Hutchison v. LF, LLC et al

Filing 18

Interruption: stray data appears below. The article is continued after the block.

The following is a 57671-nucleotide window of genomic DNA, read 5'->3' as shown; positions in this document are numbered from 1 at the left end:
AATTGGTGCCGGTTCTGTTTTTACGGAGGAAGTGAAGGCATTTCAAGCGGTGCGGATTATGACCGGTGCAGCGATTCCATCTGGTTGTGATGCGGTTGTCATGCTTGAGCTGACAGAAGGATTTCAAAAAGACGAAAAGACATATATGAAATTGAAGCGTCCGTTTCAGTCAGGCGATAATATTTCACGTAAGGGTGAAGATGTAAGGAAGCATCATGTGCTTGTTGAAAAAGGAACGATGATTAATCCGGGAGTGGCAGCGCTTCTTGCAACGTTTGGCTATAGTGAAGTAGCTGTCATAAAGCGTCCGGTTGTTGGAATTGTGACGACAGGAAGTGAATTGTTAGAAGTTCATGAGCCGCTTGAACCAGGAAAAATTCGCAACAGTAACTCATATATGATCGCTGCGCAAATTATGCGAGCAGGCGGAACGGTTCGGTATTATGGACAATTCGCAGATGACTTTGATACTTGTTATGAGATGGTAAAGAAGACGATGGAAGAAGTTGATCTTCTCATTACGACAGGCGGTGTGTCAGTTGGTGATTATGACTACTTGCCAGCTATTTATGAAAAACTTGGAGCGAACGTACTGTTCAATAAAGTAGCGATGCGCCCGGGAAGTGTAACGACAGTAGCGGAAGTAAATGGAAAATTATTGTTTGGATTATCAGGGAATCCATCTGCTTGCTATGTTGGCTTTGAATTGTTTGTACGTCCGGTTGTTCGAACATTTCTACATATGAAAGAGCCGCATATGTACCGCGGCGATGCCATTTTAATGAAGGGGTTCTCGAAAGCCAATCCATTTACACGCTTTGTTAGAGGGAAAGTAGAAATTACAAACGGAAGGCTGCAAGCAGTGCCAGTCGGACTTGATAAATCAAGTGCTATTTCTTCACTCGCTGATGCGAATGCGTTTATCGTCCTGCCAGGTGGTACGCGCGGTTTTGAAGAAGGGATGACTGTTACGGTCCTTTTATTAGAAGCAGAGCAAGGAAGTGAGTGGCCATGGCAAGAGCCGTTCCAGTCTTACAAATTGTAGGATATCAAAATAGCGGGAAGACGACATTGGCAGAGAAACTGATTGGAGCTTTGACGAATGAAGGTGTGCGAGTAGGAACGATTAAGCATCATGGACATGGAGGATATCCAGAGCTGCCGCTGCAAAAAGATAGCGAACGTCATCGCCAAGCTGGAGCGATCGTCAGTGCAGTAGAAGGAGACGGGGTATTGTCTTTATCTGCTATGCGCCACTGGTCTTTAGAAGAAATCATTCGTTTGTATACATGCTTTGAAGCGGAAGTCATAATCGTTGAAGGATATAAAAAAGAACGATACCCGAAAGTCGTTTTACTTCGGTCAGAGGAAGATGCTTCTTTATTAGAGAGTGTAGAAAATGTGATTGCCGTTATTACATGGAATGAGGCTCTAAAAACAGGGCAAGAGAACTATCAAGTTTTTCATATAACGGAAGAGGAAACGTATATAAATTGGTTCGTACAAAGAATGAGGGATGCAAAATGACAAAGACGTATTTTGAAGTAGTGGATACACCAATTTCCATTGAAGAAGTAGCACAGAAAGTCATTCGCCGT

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UNITED STATES DISTRICT COURT SOUTHERN DISTRICT OF OHIO WESTERN DIVISION AT DAYTON JOHN HUTCHISON, Plaintiffs, Case No. 3:19-cv-355 vs. LF, LLC et al., District Judge Michael J. Newman Defendants. ______________________________________________________________________________ ORDER: (1) GRANTING DEFENDANT’S MOTION FOR SUMMARY JUDGMENT (DOC. NO. 13); AND (2) TERMINATING THIS CASE ON THE DOCKET ______________________________________________________________________________ This civil case is before the Court on Defendant Lowe’s Home Centers, LLC’s (“Lowe’s”) motion for summary judgment (Doc. No. 13), Plaintiff’s memorandum in opposition, (Doc. No. 14), and Lowe’s reply (Doc. No. 15). The Court has considered the foregoing, and this motion is now ripe for review. The following facts are undisputed. I. On October 8, 2018, Plaintiff was injured at Lowe’s when several shelving boards fell on him. Doc. No. 4 at PageID 39. At the time of the incident, he was shopping at Lowe’s in Centerville, Ohio for three, eight-foot shelving boards that are one quarter-inch thick and twelve inches wide. Doc. No. 12-1 at PageID 80. Lowe’s displayed these boards vertically on columns with other similar boards stacked on top of each other in rows. Id.; Doc. No. 13 at PageID 10911, 112. Lowe’s also placed a steel retention chain that ran across the front of the row of columns, presumably to secure the boards from falling if moved. Doc. No. 12-1 at PageID 80. This display differed from comparable displays that Lowe’s used in other stores to secure shelving boards -the chain here was lower than chains in other displays. Doc. No. 13 at PageID 110. Evidence concerning the location of similar chains in other displays appear in photographs that Plaintiff identified during his deposition. Id. Plaintiff approached the display, grabbed the bottom of the first board in the stack, and pulled it underneath the chain. Doc. No. 12-1 at PageID 80-81. As Plaintiff turned to place the board in his cart, several boards from the display came crashing down and struck him, causing him to black out and suffer substantial head injuries, including, thereafter, recurring headaches. Id. at PageID 81, 84; Doc. No. 4 at PageID 39. Plaintiff’s wife was the only one present at the time of the incident. Id. Plaintiff filed this suit, alleging that Defendants caused his injury due to their negligence. Doc. 1-1 at PageID 5. Lowe’s contends that summary judgment in its favor is warranted because (1) the danger from the display was open and obvious; and (2) Lowe’s had no notice of the danger that the display posed. Doc. No. 13 at PageID 120. II. “Summary judgment is only appropriate ‘if the pleadings, depositions, answers to interrogatories, and admissions on file, together with the affidavits, if any, show that there is no genuine issue as to any material fact and that the moving party is entitled to a judgment as a matter of law.’” Keweenaw Bay Indian Cmty. v. Rising, 477 F.3d 881, 886 (6th Cir. 2007) (quoting Fed. R. Civ. P. 56(c)). “Weighing of the evidence or making credibility determinations are prohibited at summary judgment -- rather, all facts must be viewed in the light most favorable to the nonmoving party.” Id. Once “a motion for summary judgment is properly made and supported, an opposing party may not rely merely on allegations or denials in its own pleading[.]” Alexander v. CareSource, 576 F.3d 551, 558 (6th Cir. 2009). Instead, the party opposing summary judgment has a shifting burden and “must do more than simply show that there is some metaphysical doubt as to the material facts.” Matsushita Elec. Indus. Co. v. Zenith Radio Corp., 475 U.S. 574, 586 2 (1986). III. The Court cannot find, as a matter of law, that the danger associated with removing the boards was open and obvious. However, because Plaintiff has not shown that Lowe’s knew or had reason to know that the boards were likely to fall, summary judgment is appropriate. A. The Open and Obvious Doctrine Ohio negligence law requires Plaintiff to prove that (1) Lowe’s owed him a duty of care; (2) Lowe’s breached that duty; and (3) this breach actually and proximately caused an injury to him. Hernandez-Butler v. Ikea U.S. East, LLC, 435 F. Supp. 3d 816, 822 (S.D. Ohio 2020) (citing Lang v. Holly Hill Motel, Inc., 909 N.E.2d 120, 122 (Ohio 2009)). The parties agree, at least tacitly, that the duty of care Lowe’s owed to Plaintiff hinges on his status as a business invitee at the time of his injuries. See id. (“[A] customer in a retail establishment … is an invitee”); see also Doc. No. 13 at PageID 114, Doc. No. 14 at PageID 135. “Under Ohio law, ‘[a] shopkeeper owes business invitees a duty of ordinary care in maintaining the premises in a reasonably safe condition so that its customers are not unnecessarily and unreasonably exposed to danger.” Hochstetler v. Menards, 688 F. App’x 381, 383 (6th Cir. 2017) (quoting Paschal v. Rite Aid Pharm., 480 N.E.2d 474, 475 (Ohio 1985)) (alterations in original). But this duty is limited -- a business owner does not owe a duty to safeguard someone “from dangers that are ‘so obvious and apparent’ that the customer ‘may reasonably be expected to discover them and protect himself against them.’” Weber v. Menard, Inc., No. 3:13-cv-229, 2014 WL 4965940, at *4 (S.D. Ohio Oct. 3, 2014) (quoting Sidle v. Humphrey, 233 N.E.2d 589, 591 (Ohio 1968)). Open and obvious dangers are ones “in plain view and readily discoverable upon ordinary inspection.” Mohn v. Wal-Mart Stores, Inc., No. 6-08-12, 2008 WL 5053445, at *4 (Ohio Ct. App. 3 Dec. 1, 2008) (citing Parsons v. Lawson Co., 566 N.E.2d 698 (Ohio 1989)). To determine whether a hazard is open and obvious, the test is objective, meaning that a reasonable person would observe the condition. Hernandez-Butler, 435 F. Supp. 3d at 823 (citing Armstrong v. Lakes Golf & Country Club, Inc., 98 N.E.3d 328, 355 (Ohio Ct. App. 2018)). In the present case, genuine issues of material fact exist over whether the display presented an open and obvious danger. Lowe’s displayed the boards vertically and openly so that a customer could take them. Doc. No. 12-1 at PageID 81. Reasonable customers may assume, as Plaintiff did, that they could remove one or more of those boards without causing the display to collapse. Doc. No. 12-1 at PageID 82. Moreover, those boards were evenly stacked and secured by the chain, so reasonable customers might not find an open or obvious danger that they would fall. Id. at 80. See also Dillon-Garcia v. Marc Glassman, Inc., No. 86318, 2006 WL 302349, at *2–3 (Ohio Ct. App. Feb. 9, 2006). In comparable cases, Ohio courts have required more than the facts alleged here to find an open and obvious hazard. For instance, in Hupp v. Meijer Stores Limited Partnerships, a woman removed a rug from a store shelf only to have a rug from an adjacent shelf fall on her. No. 05CE070047, 2006 WL 1085667, at *3 (Ohio Ct. App. Apr. 25, 2006). The court still found that although the rug that fell was touching the rug that the woman took off the shelf, a reasonable person would recognize the inherent danger in removing such items from a shelf. Id. In McGee v. Lowe’s Home Centers, the court found that pre-cut vinyl sheet flooring placed vertically on a shelf with a bar to hold them up posed an open and obvious hazard of falling, given the arrangement and the nature of its placement. No. 06JE26, 2007 WL 2758668, at *1 (Ohio Ct. App. Sept. 21, 2007). 4 Yet in Dillon-Garcia v. Marc Glassman, Inc, the court found that it was not obvious that removing a can of spaghetti from a stack of cans would cause others to fall. 2006 WL 302349, at *3. It emphasized that “the issue of whether a hazardous condition is open and obvious may present a genuine issue of material fact for the jury to review.” Id. at *2 (citing Klauss v. Marc Glassman, Inc., No. 84799, 2005 WL 678984, (Ohio Ct. App. Mar. 24, 2005)). Thus, summary judgment was inappropriate because the jury was in the best position to determine whether the danger was obvious. Id. The gist of Lowe’s argument is that because the lumber boards were observable, upright, and surrounded by a cable, “the lumber itself was an open and obvious condition.” Doc. No. 15 at PageID 143; see also Doc. No. 13 at PageID 117. But, as Plaintiff notes, while the boards themselves were obvious, the danger associated with them may not necessarily have been. Doc. No. 14 at PageID 137. Likewise, Plaintiff distinguishes the cases upon which Lowe’s relies, arguing that those cases dealt with the danger of falling objects from overhead, rather than the risk that removing one board in the stack would cause all of them to fall -- a distinct difference. Id. In Hernandez-Butler v. Ikea U.S. East, LLC, this Court disposed of a similar argument, finding that the danger associated with moving heavy furniture boxes was not so obvious as to warrant summary judgment. Id. A box fell on top of a woman after she moved an adjacent box, sitting on the same pallet, to her cart. Id. at 819–20. The Court distinguished between whether the boxes were obvious or whether the danger that they might fall was. Id. at 824. Then, the Court acknowledged that, while “many people have a generalized awareness” that objects stacked on top of each other can tip, it was not clear that a “jury necessarily must conclude that is the case.” Id. (emphasis in original) (denying summary judgment because court could not find that vertically stacked boxes were an open and obvious hazard as a matter of law). 5 Similarly, considering that Ohio law is inconclusive on whether falling merchandise is an open and obvious hazard, this case is like Hernandez-Butler; there is no evidence that a jury must find that the danger posed from removing vertical wooden boards from Lowe’s display is open and obvious. Id. Simply removing one board does not necessitate that they all should immediately fall upon an unsuspecting customer, especially when secured with a chain. See Morrow v. WalMart Stores East, LP, No. 1:20-cv-162, 2021 WL 1140245, at *9 (S.D. Ohio Mar. 25, 2021) (citing Tackett v. Wal-Mart Stores East, Inc., No. 1:05-cv-560, 2007 WL 2668133 (S.D. Ohio Sept. 6, 2007)). Some reasonable jurors could conclude that, like dominoes, the boards would tip if displaced; others might not find that the boards would fall just because they are arranged vertically. See Weber, 2014 WL 4965940, at *5 (denying summary judgment where it was a question of fact “whether the danger of ... precariously-stacked stovepipe parts can be deemed open and obvious”). Either way, this Court cannot decide, conclusively, and on the summary judgment record before it, that the danger that the boards posed was an open and obvious hazard. B. Notice Requirement Even if the danger that the boards posed was not open and obvious, Lowe’s contends that there is no evidence that it had notice of this condition. Doc. No. 13 at PageID 120. To recover as a business invitee, a plaintiff must show: 1. That the defendant, through its officers or employees, was responsible for the hazard complained of; or 2. That at least one of such persons had actual knowledge of the hazard and neglected to give adequate notice of its presence or remove it promptly; or 3. That such danger had existed for a sufficient length of time reasonably to justify the inference that the failure to warn against it or remove it was attributable to a want of ordinary care. 6 Hochstetler, 688 F. App’x at 383 (quoting Dowling v. Cleveland Clinic Found., 593 F.3d 472, 476-77 (6th Cir. 2010)). To prove that a business owner breached a duty owed to its customer, there must be evidence that the owner had either actual or constructive notice of the hazardous condition. Ray v. Wal-Mart Stores, Inc., 993 N.E.2d 808, 823-24 (Ohio Ct. App. 2013). For constructive notice, “evidence of how long the hazard existed is mandatory in establishing a duty to exercise ordinary care.” Combs v. First Nat’l Supermarkets, Inc., 663 N.E.2d 669, 670 (Ohio 1995). Plaintiff offers no evidence indicating that Lowe’s knew or had reason to know the display was dangerous. Plaintiff and his wife were the only two people in the aisle when the boards fell. Doc. 12-1 at PageID 82-83. Neither saw anyone from Lowe’s manipulate the boards, set up the display, or position the boards in an unstable position. Id. at PageID 83. Furthermore, Plaintiff offers no video or documentary evidence supporting his claims. No reasonable jury could find that, based on such limited evidence, Lowe’s had notice of a dangerous condition. Contra Kemper v. Builder’s Square, Inc., 671 N.E.2d 1104, 1109 (Ohio Ct. App. 1996) (finding triable issue existed for jury when plaintiff put forth evidence showing that store arranged vertically stacked boards without any restraint). Without more, Plaintiff merely speculates that Lowe’s was negligent in stacking the boards -- a tactic unfit to survive summary judgment. See Hansen v. Wal-Mart Stores, Inc., No. 07CA2990, 2008 WL 2152000, at *6 (Ohio Ct. App. May 20, 2008). Rather, Plaintiff argues that Lowe’s must “prove a negative” by showing it did not place the display in a dangerous manner. Doc. No. 14 at PageID 140; Doc. No. 15 at PageID 145. But this misunderstands the burden on summary judgment because, in response to Lowe’s motion, the non-movant must allege “specific facts demonstrating a genuine issue for trial.” Hochstetler, 688 F. App’x at 383 (citing Matsushita, 475 U.S. at 587–88). 7 Plaintiffs with similar arguments in similar scenarios also failed. In Hochstetler, the Sixth Circuit disposed of a plaintiff’s claim that Menards breached its duty of care owed to the plaintiff when a carpet roll fell onto her. Id. Like Plaintiff’s allegations here, the plaintiff in that case gave no evidence that a Menards employee created the hazard. Compare id. with Doc. No. 12-1 at PageID 83. Similarly, the Ohio Court of Appeals found that a plaintiff could not recover after picture frames at Meijer fell on him because he offered no evidence that Meijer knew about, or permitted, the hazard. Hartman v. Meijer Stores Ltd. P’ship, No. CA2010-03-065, 2010 WL 4340644, at *3 (Ohio Ct. App. Nov. 10, 2010); see also Lacy v. Wal-Mart Stores, Inc., No. 11BE32, 2012 WL 1307075, at *7 (Ohio Ct. App. Mar. 27, 2012) (citing Hansen, 2008 WL 2152000, at *2) (granting summary judgment where plaintiff could not offer evidence of what caused a shelf to drop a monitor on plaintiff). IV. In conclusion, Plaintiff has offered no probative evidence to survive summary judgment. See Hostetler, 688 F. App’x at 383. There is no genuine issue of material fact as to Lowe’s notice of the display’s hazard. Therefore, the Court GRANTS Defendant’s motion for summary judgment. This case is TERMINATED on the docket. IT IS SO ORDERED. October 7, 2021 s/Michael J. Newman Hon. Michael J. Newman United States District Judge 8